With the rise of New Comedy during the IV century BCE, obscenity and indecency invaded prose narratives, with the first known case the sex manual ON SEXUAL POSITIONS (ΠΕΡΙ ΣΧΗΜΑΤΙΚΩΝ ΣΥΝΟΥΣΙΑΣ), reputedly written by an authoress of pornographic treatises, named Philaenis.

The life of this peculiar woman remains a mystery, but her manual became so famous that it was mentioned in several ancient historical sources and perhaps for that reason, there are many variations of the story. The official one, based on the fragments that were found in the ancient Egyptian city of Oxyrhynchus, presents Philaenis as the authoress of the manual and informs she comes from the island of Samos.

Her work is reported to have covered the best sexual positions, perfumes, cosmetics, and means of inducing abortions, the art of kissing, and the art of seduction, including how to make successful passes. Written in the style of THE HISTORIES of Herodotus, it must have been somehow a narrative concerning the History of Sex, thus her book was very popular and widely read even though people seem to have publicly condemned it, but their disapproval had less to do with the subject matter than that a woman would had written it.

According to the remaining fragments, the text was divided into three chapters including an introduction, with each chapter focusing on three different subjects: seduction, flattery, and kissing. Though unfortunately the fragments include only a few words and sentences, some of which are indecipherable, scholars have made a thorough research of the sources to understand the manual and they verified that this was a monograph of sexual positions which could help in improving sexual life. For her contemporaries and later in the ancient world, her book was more than a pornographic text, since it was considered a thesis on the art of lovemaking. However, much more modern scholars believe that this was nor a sex manual or a book, but a parody of the many scientific texts of her times. It was even suggested that the author wanted to poke fun at the seriousness and arrogance of several documents of the era by using the same format and language to discuss about a subject that was far from being scientific, but continues intertemporally to be relevant to humanity: Sex.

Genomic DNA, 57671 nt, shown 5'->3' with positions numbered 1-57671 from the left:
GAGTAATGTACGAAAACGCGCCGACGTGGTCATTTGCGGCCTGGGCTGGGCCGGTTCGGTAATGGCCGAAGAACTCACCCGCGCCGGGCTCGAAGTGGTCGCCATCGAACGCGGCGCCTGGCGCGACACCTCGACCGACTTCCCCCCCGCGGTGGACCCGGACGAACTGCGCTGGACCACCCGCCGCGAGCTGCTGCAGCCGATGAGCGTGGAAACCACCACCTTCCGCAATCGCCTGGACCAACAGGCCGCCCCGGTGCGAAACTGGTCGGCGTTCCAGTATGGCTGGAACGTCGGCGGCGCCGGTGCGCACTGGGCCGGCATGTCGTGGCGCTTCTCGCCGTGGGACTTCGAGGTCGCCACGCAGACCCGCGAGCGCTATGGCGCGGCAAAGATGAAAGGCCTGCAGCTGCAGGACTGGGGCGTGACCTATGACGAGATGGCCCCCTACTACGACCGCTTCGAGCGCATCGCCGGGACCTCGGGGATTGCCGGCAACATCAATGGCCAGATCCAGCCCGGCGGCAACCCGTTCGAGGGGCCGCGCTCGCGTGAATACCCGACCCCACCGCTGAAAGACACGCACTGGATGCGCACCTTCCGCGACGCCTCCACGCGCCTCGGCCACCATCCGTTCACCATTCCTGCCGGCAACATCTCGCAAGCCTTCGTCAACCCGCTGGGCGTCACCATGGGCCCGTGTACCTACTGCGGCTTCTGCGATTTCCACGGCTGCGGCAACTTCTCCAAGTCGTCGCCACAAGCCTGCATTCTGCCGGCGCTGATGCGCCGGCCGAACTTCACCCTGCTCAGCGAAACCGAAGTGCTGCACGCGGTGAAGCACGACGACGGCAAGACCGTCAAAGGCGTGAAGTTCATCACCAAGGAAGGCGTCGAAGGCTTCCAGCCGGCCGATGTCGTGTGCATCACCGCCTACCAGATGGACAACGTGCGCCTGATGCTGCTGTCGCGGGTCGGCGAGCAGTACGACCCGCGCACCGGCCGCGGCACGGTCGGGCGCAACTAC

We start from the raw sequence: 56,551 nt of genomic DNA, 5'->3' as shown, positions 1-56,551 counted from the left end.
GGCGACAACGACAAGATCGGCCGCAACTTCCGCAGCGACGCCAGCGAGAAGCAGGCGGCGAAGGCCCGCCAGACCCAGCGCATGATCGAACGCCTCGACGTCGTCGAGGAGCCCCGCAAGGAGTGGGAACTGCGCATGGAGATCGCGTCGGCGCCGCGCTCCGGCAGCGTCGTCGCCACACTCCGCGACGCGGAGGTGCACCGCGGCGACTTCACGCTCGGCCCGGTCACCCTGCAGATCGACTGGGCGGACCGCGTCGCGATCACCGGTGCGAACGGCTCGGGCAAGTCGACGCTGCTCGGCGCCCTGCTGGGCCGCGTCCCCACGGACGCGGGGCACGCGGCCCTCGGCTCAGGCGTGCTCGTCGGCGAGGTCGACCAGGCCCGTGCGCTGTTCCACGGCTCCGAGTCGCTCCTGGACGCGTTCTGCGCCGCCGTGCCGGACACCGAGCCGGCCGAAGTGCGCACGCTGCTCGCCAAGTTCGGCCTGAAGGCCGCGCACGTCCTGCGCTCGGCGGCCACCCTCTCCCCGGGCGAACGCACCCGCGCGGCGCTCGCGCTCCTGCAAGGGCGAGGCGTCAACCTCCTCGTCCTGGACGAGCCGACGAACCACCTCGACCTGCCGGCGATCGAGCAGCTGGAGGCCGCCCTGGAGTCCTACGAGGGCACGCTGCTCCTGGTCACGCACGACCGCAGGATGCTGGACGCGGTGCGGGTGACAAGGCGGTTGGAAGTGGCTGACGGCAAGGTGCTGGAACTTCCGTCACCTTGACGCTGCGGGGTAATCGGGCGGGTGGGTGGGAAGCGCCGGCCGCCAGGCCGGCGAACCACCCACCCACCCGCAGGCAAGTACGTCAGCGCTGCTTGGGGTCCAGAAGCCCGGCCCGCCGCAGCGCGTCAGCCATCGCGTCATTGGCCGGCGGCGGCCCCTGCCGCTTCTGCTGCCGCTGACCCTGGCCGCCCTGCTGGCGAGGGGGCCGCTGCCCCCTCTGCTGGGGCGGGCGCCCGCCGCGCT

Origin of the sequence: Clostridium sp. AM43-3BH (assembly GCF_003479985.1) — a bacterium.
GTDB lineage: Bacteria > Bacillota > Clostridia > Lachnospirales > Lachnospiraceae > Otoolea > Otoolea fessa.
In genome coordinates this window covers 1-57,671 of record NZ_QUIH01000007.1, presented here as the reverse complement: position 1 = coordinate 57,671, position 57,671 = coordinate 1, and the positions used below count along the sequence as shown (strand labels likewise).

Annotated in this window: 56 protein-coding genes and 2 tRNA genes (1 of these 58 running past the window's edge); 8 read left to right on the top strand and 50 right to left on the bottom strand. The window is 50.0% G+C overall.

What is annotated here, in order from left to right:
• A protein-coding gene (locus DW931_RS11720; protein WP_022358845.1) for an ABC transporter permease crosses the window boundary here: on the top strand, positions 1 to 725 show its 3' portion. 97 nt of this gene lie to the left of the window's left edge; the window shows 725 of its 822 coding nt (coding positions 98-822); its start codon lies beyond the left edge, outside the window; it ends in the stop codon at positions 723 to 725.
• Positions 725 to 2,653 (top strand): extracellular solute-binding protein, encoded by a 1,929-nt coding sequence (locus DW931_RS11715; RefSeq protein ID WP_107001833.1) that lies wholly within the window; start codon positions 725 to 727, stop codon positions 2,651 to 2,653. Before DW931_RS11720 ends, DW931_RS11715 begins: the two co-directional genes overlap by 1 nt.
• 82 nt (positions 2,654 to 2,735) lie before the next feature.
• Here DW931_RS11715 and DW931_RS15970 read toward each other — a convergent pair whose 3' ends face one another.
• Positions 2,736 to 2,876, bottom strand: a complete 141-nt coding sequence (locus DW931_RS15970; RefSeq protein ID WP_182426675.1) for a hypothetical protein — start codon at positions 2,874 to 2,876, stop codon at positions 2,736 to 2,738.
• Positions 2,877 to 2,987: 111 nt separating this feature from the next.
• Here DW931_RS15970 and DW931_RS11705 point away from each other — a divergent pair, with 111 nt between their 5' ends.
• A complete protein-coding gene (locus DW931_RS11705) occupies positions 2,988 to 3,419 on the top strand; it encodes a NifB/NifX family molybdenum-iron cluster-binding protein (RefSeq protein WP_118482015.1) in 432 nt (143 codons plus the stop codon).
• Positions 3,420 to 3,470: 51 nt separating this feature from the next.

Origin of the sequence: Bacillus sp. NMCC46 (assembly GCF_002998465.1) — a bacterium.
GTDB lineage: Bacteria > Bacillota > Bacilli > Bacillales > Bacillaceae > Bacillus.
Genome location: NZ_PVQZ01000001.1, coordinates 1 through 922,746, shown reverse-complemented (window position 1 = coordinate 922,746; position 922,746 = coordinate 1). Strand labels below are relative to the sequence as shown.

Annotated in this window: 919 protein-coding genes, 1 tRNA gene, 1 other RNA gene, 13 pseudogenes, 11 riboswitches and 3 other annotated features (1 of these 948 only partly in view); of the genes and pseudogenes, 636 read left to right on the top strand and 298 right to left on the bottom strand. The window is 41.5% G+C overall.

However this opinion rests solely on a preserved fragment from the introduction where the authoress identifies herself as Philaenis the Samian, daughter of Ocymenes, and explains that she composed this book for those who wish to live their life with knowledge gained scientifically, not unprofessionally. Her association with Samos prompted some scholars to suggest that it is also appropriate for a prostitute, since in antiquity, the island was famous for its expensive hetairai (courtesans).

Philaenis herself denies that she was lascivious or a prostitute, using the epithet δημώδης (publicus), which occurs only in her text in any such sense and hence it might equally imply a "madam", that is the owner of a brothel. Polybius (XII, 13.1) cites Timaeus, who identifies Philainis, Botrys and others as belonging to a new distinct class of writers, and thus he recognizes her as ἀναισχυντογράφος (immodest authoress), though from this it is revealed that similar works by immodest or obscene writers were well known during IV century BCE, and the HYPOMNEMATA composed by Botrys of Messene are placed in the same category.

In Athenaeus (VIII, 335b-336a), Chrysippus, the esteemed Stoic philosopher of the III century BCE, is cited with much approval for classifying Philaenis with Archestratus, author of ΗΔΥΠΑΘΕΙΑ (LIFE OF LUXURY), with the central theme of the passage being Philaenis’s treatise, which is termed as τὸ περὶ ἀφροδισίων ακόλαστον σύγγραμμα (the immodest treatise on sex), though it could be entitled in our times A GOURMET’S GUIDE TO SEX. From Athenaeus’s quotation it emerges that Chrysippus placed extreme sexual indulgence on the same degrading level as gluttony. Athenaeus cites again Phlaenis (X, 457d), noticing that her devotees are the type of people, who, in their cups, ask each other what is the most erotically simulating form of sexual intercourse (τὶς τῶν ἀφροδισιακῶν συνδυασμῶν...ἤδιστος), just as readers of Archestratus speculate on the perverse subtleties of gastronomy.

PRIAPEIA makes it plain (63.17-19) that Philainis was a repository of information and guidance on sexual postures and techniques (reminiscent of Giulio Aretino and the recently popularized KAMA SUTRA), though Lucian (EROTES, 28) associates Philaenis with tribadism, that is lesbian sex, adding an allusion to the use of dildo by lesbians, noting the strap-on dildo to have sex with women. Clemens of Alexandreia (PROTREPTICOS, 53P), sternly inveighs against the shameless habits of those who exhibit lewd paintings in their homes, adding that the sexual positions of Philaenis are compared with the immense labors of Hercules, thus covertly suggesting that sex according to the authoress would require a gymnast of Herculean powers. However Martial (EPIGRAMMATA, VII.67.1 & VII.70.1) openly accuses her: That tribade Philaenis sodomizes boys, and with more rage than a husband in his stiffened lust, she works eleven girls roughly every day & You, Philaenis, tribade to tribades, rightly call friend her whom you fuck.